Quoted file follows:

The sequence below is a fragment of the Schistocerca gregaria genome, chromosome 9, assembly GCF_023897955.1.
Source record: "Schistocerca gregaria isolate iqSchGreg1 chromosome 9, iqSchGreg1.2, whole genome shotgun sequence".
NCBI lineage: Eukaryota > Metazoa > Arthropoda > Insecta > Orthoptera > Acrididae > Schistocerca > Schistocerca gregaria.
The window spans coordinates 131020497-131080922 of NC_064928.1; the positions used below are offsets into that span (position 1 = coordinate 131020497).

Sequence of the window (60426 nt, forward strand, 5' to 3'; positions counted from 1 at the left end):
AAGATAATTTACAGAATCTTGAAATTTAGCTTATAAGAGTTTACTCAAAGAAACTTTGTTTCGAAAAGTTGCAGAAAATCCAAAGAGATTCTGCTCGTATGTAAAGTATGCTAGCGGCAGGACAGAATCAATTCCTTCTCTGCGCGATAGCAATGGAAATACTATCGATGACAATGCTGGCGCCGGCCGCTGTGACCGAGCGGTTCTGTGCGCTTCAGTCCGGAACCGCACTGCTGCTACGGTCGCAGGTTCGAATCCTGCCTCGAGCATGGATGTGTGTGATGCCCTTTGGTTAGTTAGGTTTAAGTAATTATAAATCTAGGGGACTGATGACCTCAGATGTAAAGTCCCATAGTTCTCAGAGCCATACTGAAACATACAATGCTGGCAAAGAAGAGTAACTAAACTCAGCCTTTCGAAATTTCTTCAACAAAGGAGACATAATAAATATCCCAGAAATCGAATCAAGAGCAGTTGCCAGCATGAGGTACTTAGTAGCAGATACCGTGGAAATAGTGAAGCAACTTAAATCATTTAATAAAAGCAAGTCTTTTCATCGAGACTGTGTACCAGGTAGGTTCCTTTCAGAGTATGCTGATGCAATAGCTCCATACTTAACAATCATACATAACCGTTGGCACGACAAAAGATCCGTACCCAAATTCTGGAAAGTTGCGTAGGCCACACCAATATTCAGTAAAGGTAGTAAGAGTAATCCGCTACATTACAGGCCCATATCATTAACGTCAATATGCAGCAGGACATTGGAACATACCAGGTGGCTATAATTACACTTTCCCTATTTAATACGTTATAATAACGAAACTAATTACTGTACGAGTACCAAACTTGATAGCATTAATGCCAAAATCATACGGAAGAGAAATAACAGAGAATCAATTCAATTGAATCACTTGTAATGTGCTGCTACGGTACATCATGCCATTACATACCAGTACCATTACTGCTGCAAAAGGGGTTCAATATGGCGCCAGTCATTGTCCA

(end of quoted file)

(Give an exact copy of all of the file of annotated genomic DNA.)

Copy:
The sequence below is a fragment of the Schistocerca gregaria genome, chromosome 9, assembly GCF_023897955.1.
Source record: "Schistocerca gregaria isolate iqSchGreg1 chromosome 9, iqSchGreg1.2, whole genome shotgun sequence".
NCBI lineage: Eukaryota > Metazoa > Arthropoda > Insecta > Orthoptera > Acrididae > Schistocerca > Schistocerca gregaria.
The window spans coordinates 131020497-131080922 of NC_064928.1; the positions used below are offsets into that span (position 1 = coordinate 131020497).

Sequence of the window (60426 nt, forward strand, 5' to 3'; positions counted from 1 at the left end):
AAGATAATTTACAGAATCTTGAAATTTAGCTTATAAGAGTTTACTCAAAGAAACTTTGTTTCGAAAAGTTGCAGAAAATCCAAAGAGATTCTGCTCGTATGTAAAGTATGCTAGCGGCAGGACAGAATCAATTCCTTCTCTGCGCGATAGCAATGGAAATACTATCGATGACAATGCTGGCGCCGGCCGCTGTGACCGAGCGGTTCTGTGCGCTTCAGTCCGGAACCGCACTGCTGCTACGGTCGCAGGTTCGAATCCTGCCTCGAGCATGGATGTGTGTGATGCCCTTTGGTTAGTTAGGTTTAAGTAATTATAAATCTAGGGGACTGATGACCTCAGATGTAAAGTCCCATAGTTCTCAGAGCCATACTGAAACATACAATGCTGGCAAAGAAGAGTAACTAAACTCAGCCTTTCGAAATTTCTTCAACAAAGGAGACATAATAAATATCCCAGAAATCGAATCAAGAGCAGTTGCCAGCATGAGGTACTTAGTAGCAGATACCGTGGAAATAGTGAAGCAACTTAAATCATTTAATAAAAGCAAGTCTTTTCATCGAGACTGTGTACCAGGTAGGTTCCTTTCAGAGTATGCTGATGCAATAGCTCCATACTTAACAATCATACATAACCGTTGGCACGACAAAAGATCCGTACCCAAATTCTGGAAAGTTGCGTAGGCCACACCAATATTCAGTAAAGGTAGTAAGAGTAATCCGCTACATTACAGGCCCATATCATTAACGTCAATATGCAGCAGGACATTGGAACATACCAGGTGGCTATAATTACACTTTCCCTATTTAATACGTTATAATAACGAAACTAATTACTGTACGAGTACCAAACTTGATAGCATTAATGCCAAAATCATACGGAAGAGAAATAACAGAGAATCAATTCAATTGAATCACTTGTAATGTGCTGCTACGGTACATCATGCCATTACATACCAGTACCATTACTGCTGCAAAAGGGGTTCAATATGGCGCCAGTCATTGTCCA